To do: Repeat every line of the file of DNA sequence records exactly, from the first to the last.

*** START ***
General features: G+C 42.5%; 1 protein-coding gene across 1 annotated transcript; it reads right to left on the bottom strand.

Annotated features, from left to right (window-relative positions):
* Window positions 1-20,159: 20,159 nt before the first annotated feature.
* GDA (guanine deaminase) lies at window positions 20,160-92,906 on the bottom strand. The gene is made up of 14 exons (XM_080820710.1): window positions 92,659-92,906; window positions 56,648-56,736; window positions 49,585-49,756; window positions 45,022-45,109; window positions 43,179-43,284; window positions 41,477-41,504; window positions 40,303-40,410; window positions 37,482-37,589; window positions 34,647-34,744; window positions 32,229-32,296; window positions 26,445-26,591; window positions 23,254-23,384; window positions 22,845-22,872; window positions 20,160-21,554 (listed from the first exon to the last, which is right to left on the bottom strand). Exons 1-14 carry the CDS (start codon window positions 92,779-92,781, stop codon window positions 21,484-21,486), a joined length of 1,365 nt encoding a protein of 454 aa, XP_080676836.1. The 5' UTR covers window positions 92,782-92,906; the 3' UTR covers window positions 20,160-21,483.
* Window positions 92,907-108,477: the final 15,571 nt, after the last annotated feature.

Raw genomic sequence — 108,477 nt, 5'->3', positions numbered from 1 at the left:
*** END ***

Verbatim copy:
General features: G+C 42.5%; 1 protein-coding gene across 1 annotated transcript; it reads right to left on the bottom strand.

Annotated features, from left to right (window-relative positions):
* Window positions 1-20,159: 20,159 nt before the first annotated feature.
* GDA (guanine deaminase) lies at window positions 20,160-92,906 on the bottom strand. The gene is made up of 14 exons (XM_080820710.1): window positions 92,659-92,906; window positions 56,648-56,736; window positions 49,585-49,756; window positions 45,022-45,109; window positions 43,179-43,284; window positions 41,477-41,504; window positions 40,303-40,410; window positions 37,482-37,589; window positions 34,647-34,744; window positions 32,229-32,296; window positions 26,445-26,591; window positions 23,254-23,384; window positions 22,845-22,872; window positions 20,160-21,554 (listed from the first exon to the last, which is right to left on the bottom strand). Exons 1-14 carry the CDS (start codon window positions 92,779-92,781, stop codon window positions 21,484-21,486), a joined length of 1,365 nt encoding a protein of 454 aa, XP_080676836.1. The 5' UTR covers window positions 92,782-92,906; the 3' UTR covers window positions 20,160-21,483.
* Window positions 92,907-108,477: the final 15,571 nt, after the last annotated feature.

Raw genomic sequence — 108,477 nt, 5'->3', positions numbered from 1 at the left: